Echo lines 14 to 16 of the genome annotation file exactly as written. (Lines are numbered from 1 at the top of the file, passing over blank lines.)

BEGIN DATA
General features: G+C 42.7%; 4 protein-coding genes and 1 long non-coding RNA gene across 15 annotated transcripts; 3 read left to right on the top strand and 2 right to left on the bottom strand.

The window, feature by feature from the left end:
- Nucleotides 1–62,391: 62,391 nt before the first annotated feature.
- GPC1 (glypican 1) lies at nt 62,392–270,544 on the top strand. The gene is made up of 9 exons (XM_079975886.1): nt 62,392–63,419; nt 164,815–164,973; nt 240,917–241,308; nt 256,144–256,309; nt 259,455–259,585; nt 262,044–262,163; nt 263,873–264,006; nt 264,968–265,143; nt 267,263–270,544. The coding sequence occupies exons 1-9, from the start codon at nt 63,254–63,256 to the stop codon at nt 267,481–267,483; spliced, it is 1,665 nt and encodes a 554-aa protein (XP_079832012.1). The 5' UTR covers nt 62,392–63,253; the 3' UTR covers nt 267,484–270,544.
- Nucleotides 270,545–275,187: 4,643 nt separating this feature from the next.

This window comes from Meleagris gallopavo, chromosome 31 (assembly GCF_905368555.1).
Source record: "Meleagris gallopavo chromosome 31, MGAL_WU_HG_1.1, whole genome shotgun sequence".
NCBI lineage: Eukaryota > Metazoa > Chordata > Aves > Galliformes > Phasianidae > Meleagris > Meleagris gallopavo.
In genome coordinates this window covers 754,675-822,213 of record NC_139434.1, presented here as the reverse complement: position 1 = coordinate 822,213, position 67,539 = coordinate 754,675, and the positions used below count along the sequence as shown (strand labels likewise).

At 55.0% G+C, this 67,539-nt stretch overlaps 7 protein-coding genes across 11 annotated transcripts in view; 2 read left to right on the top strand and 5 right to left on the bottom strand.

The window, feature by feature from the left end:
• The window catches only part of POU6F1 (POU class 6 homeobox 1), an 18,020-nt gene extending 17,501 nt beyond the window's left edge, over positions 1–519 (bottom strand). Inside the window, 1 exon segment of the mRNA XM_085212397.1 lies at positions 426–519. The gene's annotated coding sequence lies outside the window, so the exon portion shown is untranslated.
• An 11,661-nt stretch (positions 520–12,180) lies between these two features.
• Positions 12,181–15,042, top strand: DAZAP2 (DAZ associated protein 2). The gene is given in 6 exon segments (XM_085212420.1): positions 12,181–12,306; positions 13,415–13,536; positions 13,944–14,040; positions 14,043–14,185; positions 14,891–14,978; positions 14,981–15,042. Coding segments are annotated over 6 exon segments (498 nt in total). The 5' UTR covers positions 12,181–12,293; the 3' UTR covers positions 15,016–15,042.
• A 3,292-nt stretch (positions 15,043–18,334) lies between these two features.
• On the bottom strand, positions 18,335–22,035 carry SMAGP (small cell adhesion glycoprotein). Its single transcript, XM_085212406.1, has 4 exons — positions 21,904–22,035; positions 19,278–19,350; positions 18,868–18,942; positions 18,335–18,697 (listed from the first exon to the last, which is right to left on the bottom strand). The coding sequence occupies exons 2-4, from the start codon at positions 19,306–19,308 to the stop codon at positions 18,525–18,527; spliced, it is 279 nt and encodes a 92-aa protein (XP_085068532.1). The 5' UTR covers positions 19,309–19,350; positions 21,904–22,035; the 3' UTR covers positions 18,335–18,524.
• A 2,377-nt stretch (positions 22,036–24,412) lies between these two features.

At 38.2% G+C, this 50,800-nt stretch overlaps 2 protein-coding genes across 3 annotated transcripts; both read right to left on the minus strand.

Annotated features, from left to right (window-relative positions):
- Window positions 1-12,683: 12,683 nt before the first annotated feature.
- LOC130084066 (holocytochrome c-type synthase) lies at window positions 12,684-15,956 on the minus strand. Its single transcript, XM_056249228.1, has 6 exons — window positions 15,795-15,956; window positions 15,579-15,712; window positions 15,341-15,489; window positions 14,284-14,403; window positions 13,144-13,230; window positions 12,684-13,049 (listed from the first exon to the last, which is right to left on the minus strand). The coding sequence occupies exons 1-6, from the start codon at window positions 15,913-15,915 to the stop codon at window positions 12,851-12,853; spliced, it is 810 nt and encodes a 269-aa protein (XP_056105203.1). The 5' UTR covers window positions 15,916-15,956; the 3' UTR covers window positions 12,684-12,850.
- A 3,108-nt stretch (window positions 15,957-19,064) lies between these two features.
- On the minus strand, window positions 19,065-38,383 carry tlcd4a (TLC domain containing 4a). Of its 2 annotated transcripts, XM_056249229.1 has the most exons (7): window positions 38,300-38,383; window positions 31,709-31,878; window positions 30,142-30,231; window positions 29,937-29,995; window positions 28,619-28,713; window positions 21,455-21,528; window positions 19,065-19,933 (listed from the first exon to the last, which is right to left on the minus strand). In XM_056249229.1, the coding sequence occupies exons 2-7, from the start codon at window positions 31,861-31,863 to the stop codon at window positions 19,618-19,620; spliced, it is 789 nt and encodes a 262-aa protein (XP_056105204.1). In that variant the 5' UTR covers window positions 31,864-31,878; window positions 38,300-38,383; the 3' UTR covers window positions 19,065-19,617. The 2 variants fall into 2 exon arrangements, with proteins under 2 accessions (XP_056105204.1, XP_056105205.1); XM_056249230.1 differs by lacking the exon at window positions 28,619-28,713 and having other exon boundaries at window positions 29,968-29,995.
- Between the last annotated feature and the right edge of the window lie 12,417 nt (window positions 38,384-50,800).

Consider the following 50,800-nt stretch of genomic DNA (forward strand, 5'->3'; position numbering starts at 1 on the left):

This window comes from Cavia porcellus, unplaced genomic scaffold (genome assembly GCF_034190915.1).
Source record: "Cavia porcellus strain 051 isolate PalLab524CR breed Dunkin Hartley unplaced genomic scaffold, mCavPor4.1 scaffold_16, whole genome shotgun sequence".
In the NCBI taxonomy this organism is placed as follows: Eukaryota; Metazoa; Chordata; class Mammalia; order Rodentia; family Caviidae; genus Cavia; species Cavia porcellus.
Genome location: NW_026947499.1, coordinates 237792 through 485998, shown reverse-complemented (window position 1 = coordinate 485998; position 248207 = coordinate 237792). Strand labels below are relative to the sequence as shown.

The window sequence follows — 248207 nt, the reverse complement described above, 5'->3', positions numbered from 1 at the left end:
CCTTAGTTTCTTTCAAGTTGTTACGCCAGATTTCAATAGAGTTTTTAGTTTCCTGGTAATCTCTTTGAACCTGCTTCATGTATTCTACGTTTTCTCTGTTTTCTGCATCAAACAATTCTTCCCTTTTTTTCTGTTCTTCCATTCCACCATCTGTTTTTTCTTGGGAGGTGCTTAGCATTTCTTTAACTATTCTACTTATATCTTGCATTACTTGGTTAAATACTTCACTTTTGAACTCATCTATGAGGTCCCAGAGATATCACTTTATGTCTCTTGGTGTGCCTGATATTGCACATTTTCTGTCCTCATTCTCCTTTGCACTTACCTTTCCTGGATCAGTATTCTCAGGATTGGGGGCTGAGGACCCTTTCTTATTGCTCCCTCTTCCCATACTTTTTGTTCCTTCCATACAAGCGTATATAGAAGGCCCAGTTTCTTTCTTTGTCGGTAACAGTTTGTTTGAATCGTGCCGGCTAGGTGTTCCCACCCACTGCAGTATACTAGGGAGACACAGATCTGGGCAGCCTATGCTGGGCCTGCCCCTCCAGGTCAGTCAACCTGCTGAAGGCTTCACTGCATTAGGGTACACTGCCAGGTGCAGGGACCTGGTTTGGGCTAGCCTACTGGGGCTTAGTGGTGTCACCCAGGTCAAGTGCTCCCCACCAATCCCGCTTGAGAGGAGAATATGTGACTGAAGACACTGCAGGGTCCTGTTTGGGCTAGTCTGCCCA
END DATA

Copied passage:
• Positions 12,181–15,042, top strand: DAZAP2 (DAZ associated protein 2). The gene is given in 6 exon segments (XM_085212420.1): positions 12,181–12,306; positions 13,415–13,536; positions 13,944–14,040; positions 14,043–14,185; positions 14,891–14,978; positions 14,981–15,042. Coding segments are annotated over 6 exon segments (498 nt in total). The 5' UTR covers positions 12,181–12,293; the 3' UTR covers positions 15,016–15,042.
• A 3,292-nt stretch (positions 15,043–18,334) lies between these two features.
• On the bottom strand, positions 18,335–22,035 carry SMAGP (small cell adhesion glycoprotein). Its single transcript, XM_085212406.1, has 4 exons — positions 21,904–22,035; positions 19,278–19,350; positions 18,868–18,942; positions 18,335–18,697 (listed from the first exon to the last, which is right to left on the bottom strand). The coding sequence occupies exons 2-4, from the start codon at positions 19,306–19,308 to the stop codon at positions 18,525–18,527; spliced, it is 279 nt and encodes a 92-aa protein (XP_085068532.1). The 5' UTR covers positions 19,309–19,350; positions 21,904–22,035; the 3' UTR covers positions 18,335–18,524.